Thanks for all your comments telling us why you want this fantastic book. The giveaway is now closed and the winner (picked at random) is Cathy Brown.
For the last 15 months, retired DOC stalwart, Harry Broad, has been researching the history of Molesworth Station—New Zealand’s largest farm (now conservation land).
Today, thanks to Craig Potton Publishing, we’ve got a signed copy to give away.
But first, let’s take a closer look at Molesworth…
The mystique of Molesworth
What is it about Molesworth that has seen it retain its fascination for the public over many years?
First, the scale is truly vast (180 000 hectares), being bigger in size than Stewart Island, and stretching almost from Hanmer to the top of the Awatere Valley.
It is largely mountainous country and the overwhelming impression as you travel through it is one of hugely imposing landscapes that dwarf its rivers and dominate the horizons.
The history of Molesworth
Molesworth has a fascinating history. The private lessees walked off the run in 1937, crippled by low wool prices, snowstorms that could decimate sheep flocks, and being overrun by rabbits.
The Department of Lands and Survey deserves enduring credit for rebuilding the station into ecological and economic health.
They appointed the legendary Bill Chisholm as manager who, along with his wife Rachel, rejuvenated the ruined landscape.
But Bill wasn’t big on public access, and for years the station was off limits.
In 1987 Molesworth Station was finally opened to the public for a limited season—to drive through the main valley of the Acheron.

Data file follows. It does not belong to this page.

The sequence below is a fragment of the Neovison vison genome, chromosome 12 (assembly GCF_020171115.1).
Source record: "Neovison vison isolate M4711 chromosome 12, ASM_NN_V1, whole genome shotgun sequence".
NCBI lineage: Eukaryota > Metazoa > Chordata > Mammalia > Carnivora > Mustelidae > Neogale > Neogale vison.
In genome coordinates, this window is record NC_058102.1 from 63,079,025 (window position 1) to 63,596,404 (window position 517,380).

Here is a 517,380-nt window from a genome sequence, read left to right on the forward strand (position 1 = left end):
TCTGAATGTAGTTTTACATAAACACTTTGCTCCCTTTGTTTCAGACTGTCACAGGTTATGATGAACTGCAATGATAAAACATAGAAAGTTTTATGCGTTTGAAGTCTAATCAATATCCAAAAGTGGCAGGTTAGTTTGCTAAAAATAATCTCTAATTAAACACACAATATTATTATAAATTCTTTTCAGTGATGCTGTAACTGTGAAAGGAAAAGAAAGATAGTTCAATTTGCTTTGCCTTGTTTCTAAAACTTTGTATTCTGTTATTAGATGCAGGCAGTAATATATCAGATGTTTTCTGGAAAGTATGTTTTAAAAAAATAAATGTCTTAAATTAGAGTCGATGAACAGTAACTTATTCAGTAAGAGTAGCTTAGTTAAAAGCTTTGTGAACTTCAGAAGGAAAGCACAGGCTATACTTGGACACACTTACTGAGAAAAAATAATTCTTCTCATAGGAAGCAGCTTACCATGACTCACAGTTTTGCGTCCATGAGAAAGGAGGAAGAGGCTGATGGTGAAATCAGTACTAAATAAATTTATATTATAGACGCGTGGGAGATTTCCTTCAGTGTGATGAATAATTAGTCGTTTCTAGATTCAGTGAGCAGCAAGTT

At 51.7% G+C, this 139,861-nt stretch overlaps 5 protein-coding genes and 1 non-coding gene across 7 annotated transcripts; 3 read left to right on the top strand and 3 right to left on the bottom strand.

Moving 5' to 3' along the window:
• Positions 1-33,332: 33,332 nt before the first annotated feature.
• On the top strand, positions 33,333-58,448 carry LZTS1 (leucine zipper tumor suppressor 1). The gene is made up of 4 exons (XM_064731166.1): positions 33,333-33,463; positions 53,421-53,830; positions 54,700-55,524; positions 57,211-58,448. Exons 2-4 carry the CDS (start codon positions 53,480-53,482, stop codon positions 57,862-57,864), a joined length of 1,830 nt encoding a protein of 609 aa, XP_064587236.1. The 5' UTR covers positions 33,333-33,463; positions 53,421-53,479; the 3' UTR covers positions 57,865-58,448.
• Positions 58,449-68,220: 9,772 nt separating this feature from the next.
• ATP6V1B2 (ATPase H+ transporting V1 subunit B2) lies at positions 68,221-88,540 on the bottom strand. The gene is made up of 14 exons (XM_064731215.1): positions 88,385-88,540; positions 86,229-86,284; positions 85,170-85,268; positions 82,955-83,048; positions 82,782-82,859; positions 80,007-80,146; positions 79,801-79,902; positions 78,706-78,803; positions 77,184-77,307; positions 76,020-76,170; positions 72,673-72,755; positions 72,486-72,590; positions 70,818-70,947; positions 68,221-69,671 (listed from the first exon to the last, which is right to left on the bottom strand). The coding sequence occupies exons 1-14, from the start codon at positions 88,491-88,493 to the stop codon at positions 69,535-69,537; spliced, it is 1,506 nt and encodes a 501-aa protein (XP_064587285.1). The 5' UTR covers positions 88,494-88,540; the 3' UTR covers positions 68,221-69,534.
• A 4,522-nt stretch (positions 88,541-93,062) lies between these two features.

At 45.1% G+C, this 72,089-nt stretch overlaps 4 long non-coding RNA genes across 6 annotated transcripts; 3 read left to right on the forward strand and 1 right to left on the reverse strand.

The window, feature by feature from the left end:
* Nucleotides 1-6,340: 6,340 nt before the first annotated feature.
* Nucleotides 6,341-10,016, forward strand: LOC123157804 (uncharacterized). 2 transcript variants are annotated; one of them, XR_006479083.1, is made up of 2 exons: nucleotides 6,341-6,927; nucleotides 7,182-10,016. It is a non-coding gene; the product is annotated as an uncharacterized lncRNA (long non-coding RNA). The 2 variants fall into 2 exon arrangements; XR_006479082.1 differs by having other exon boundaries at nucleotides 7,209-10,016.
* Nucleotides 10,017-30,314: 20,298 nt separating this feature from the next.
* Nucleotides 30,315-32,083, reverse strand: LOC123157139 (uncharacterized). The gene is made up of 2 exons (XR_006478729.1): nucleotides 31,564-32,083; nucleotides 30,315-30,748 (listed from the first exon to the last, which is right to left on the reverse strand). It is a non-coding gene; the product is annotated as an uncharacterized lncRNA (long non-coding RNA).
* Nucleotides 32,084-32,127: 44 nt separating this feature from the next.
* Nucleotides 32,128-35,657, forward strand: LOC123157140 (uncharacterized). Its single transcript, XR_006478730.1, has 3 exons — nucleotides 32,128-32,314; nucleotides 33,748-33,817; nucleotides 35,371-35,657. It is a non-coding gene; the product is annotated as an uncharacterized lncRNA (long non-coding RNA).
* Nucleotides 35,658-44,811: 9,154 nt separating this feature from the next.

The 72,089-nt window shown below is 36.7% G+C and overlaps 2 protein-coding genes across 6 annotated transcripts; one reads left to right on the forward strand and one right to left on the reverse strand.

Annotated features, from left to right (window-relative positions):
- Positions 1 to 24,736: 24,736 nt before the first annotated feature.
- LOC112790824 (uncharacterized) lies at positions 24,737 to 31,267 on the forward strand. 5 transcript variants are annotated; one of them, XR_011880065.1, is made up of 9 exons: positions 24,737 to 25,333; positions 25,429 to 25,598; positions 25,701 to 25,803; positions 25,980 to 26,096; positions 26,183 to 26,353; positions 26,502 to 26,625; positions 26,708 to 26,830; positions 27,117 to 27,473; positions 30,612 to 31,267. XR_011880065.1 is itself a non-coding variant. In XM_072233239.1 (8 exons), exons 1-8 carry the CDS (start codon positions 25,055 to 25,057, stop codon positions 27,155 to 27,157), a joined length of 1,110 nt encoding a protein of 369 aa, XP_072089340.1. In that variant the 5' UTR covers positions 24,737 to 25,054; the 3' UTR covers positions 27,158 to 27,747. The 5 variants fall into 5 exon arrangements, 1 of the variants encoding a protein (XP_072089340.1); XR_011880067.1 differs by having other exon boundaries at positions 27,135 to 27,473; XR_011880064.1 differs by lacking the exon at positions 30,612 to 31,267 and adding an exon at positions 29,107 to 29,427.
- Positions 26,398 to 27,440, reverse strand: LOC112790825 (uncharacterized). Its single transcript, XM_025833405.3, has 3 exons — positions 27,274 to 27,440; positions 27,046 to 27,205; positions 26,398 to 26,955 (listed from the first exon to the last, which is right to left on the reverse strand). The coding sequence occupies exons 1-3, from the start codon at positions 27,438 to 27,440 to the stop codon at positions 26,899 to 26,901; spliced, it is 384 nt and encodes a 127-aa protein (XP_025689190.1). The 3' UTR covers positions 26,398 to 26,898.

Eighteen years later, in 2005, Molesworth became public conservation land—managed by the Department of Conservation, in association with Landcorp Farming.
Today, the 8,000 strong cattle herd at Molesworth Station (the biggest herd in the country) is matched by the number of visitors each year—all enjoying the magic and mystique of this iconic high country reserve.
When visiting Molesworth Station be prepared for a land of extremes. This vast landscape contains craggy scree-scarred mountains, wide river valleys and tussock slopes as well as tiny inconspicuous endangered plants. Its weather ranges from scorching summers to freezing snowy winters.
Experience Molesworth for yourself during the open access periods, by car, bike, horse or on foot. Learn about the history from interpretation panels, camp outside the Cob Cottage, picnic by the mighty Acheron River or enjoy walks from 10 minutes to several days duration.
If you’d like to win a copy of Molesworth: Stories from New Zealand’s largest high-country station, leave a comment on this post before 12 noon on Wednesday 27 November 2013 telling us why you want the book.
A winner will be selected at random and contacted by email.
Please note: We can only ship to New Zealand addresses.